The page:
Sunday, March 23, 2014


How may singers are there in the world?  Well, all of us I suppose, but a small percentage are good enough to carry a tune, and an even smaller bunch do it professionally.  Even that number probably counts in the hundreds of thousands if not millions around the world.  And how many of those have truly memorable voices that from the moment you hear them, stand out as pure and perfect?  I listen to music all day long on good days, and I dunno, I figure I might have heard a couple of hundred in my time, at least from the folk/jazz/pop world I hang around.  Clela has one of them.

Clela Errington is a Toronto based folk-world music singer, who writes most of her own songs and plays guitar and ukelele.  On her latest, you get a mix of songs with just her voice and accompaniment, and some with soft, spare and well-chosen backing, from strings, steel guitar, some light synth, etc.  The focus is clearly on her voice and words, the first of those truly stunning, the lyrics heartfelt and sentimental.  Much like Eva Cassidy, when you hear her sing for the first time, you wonder where this voice has been all your life, and want to hear more.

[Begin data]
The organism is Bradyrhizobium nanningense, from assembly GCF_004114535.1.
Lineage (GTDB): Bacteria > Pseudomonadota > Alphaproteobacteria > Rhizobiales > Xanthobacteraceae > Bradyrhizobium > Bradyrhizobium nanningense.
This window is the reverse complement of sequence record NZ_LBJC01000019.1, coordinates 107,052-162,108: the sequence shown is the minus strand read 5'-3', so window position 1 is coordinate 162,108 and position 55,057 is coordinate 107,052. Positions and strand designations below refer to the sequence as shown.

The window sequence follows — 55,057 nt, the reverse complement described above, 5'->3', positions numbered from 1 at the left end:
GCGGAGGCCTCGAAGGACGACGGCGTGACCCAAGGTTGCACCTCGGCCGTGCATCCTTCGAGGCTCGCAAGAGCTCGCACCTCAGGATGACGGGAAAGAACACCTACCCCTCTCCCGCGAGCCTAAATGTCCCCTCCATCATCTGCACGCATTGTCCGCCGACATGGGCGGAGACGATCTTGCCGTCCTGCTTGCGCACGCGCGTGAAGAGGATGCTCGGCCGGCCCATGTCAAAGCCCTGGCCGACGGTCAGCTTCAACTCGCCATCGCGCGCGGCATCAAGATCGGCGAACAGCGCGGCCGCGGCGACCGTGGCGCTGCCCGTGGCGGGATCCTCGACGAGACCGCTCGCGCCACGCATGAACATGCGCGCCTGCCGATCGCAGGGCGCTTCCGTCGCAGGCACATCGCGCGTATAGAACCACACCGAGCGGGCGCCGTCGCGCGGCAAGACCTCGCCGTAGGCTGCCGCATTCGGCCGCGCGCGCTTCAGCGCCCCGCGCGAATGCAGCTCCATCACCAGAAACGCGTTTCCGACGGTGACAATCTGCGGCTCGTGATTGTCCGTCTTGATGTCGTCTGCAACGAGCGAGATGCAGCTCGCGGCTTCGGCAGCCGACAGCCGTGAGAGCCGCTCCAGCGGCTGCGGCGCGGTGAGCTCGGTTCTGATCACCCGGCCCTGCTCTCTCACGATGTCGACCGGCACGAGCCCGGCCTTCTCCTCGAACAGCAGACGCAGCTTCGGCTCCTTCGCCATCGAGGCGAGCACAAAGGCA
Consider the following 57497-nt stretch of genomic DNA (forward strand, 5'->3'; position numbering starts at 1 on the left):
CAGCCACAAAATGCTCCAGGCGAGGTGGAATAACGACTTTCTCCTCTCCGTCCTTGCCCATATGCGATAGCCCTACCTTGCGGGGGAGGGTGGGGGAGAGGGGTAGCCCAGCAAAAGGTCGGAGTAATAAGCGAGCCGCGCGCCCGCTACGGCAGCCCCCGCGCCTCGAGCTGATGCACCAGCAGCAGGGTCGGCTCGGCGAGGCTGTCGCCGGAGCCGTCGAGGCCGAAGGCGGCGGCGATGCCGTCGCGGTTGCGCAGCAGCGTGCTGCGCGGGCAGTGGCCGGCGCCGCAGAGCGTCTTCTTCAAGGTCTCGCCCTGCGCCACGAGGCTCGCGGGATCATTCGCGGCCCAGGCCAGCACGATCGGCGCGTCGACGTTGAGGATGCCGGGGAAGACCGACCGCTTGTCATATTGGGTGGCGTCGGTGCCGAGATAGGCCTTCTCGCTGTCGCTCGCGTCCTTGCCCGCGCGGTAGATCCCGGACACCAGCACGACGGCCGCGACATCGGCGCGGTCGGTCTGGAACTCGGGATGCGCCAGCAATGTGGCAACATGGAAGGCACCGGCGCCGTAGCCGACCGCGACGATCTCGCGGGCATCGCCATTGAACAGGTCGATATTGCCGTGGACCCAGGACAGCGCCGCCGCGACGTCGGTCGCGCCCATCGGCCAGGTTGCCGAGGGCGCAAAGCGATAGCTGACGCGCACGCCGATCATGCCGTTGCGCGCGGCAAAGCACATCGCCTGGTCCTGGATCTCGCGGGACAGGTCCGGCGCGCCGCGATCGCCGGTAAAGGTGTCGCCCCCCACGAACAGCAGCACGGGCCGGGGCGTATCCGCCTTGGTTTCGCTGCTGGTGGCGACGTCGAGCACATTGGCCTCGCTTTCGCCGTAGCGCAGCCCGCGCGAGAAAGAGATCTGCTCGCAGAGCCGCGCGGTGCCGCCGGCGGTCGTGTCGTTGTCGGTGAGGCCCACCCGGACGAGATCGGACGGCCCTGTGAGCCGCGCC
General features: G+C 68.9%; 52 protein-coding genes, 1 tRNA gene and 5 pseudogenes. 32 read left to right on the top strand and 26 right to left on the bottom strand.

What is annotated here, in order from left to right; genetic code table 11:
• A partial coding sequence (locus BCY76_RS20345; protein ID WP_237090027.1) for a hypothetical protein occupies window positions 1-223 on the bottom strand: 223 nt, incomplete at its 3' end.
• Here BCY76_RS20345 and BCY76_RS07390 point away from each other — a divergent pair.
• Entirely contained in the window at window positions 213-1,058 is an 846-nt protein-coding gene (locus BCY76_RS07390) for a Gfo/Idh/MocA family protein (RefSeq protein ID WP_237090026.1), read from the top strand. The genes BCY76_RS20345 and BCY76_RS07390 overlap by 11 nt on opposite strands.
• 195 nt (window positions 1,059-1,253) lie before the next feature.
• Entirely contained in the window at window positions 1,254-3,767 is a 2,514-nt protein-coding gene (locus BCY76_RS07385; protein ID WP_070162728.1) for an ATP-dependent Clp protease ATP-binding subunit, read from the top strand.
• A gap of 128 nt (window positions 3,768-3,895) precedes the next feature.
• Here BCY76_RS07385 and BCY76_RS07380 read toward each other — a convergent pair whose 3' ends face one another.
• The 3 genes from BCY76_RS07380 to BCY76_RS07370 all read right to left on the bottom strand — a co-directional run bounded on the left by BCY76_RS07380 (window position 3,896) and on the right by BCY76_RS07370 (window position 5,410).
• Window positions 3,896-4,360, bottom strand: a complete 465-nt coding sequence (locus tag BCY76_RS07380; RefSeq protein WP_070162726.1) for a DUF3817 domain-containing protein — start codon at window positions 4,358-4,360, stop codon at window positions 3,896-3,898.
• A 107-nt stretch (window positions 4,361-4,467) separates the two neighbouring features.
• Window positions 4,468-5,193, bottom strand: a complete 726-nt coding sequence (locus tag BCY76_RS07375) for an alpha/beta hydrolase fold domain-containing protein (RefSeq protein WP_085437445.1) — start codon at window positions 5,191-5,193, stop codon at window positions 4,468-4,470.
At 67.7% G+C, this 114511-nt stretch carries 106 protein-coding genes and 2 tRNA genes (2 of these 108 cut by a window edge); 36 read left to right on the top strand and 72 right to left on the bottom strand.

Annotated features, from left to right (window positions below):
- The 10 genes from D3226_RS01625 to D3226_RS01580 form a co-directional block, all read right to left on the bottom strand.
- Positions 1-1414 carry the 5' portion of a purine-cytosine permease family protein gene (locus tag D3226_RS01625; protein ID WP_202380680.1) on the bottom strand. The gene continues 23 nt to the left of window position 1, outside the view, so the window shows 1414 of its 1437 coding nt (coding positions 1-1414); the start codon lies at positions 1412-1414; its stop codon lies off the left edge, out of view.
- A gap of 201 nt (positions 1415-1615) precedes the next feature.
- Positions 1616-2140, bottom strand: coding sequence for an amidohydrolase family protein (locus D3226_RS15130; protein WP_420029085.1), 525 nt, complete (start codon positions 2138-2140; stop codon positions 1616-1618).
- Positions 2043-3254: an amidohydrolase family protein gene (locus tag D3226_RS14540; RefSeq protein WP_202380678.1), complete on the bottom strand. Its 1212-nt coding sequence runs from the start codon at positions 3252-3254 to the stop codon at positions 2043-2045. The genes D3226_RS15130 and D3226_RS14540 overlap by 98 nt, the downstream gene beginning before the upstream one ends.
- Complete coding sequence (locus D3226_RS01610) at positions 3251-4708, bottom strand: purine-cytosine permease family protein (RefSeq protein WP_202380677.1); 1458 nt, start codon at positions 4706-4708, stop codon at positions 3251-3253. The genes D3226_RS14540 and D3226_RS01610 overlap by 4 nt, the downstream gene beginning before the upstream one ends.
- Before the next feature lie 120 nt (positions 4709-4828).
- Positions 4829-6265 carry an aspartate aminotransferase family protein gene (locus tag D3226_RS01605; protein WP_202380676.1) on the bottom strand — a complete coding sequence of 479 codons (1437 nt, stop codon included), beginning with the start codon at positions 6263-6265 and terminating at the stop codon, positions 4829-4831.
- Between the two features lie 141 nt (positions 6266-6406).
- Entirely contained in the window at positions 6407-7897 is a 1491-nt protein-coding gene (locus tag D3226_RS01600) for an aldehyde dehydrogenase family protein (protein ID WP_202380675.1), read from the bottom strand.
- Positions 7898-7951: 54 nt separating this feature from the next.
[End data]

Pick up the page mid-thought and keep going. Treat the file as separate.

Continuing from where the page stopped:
She can do lots, and I think we're only get a taste of what she's capable of here.  Open Up My Heart is a hypnotic, mystic blues, where she gets to lean back and perform with power, quite a stand-up in a set dominated by softer numbers.  Home On High is one of the songs performed solo, just her guitar, a lament for a passing friend, but sung with a great amount of joy for the life and strength this woman is showing in her last time.  It's a terrific and powerful lyric, meant to give heart to the family and friends of this loved one, and must have done the job.  Indigo Blue is a lovely closer, a lullaby for a child played out at the end of the day.

The ukelele playing is a nice touch, taking us away from all-acoustic guitar tunes, and it's especially effective on More Love And Happiness, a song written in tribute to Kate & Anna McGarrigle, mentioned in the opening verse, sung in French.  I'm not so keen on another tribute, Angels On the Radio, too cliche in its reference to Dolly Parton, Townes Van Zandt and Emmylou Harris, hoping to one day join them on the airwaves.  Since she can sing anything and make it amazing, I'd love to hear her find an inspired cover (like, not Hallelujah or Songbird) and make it her own.

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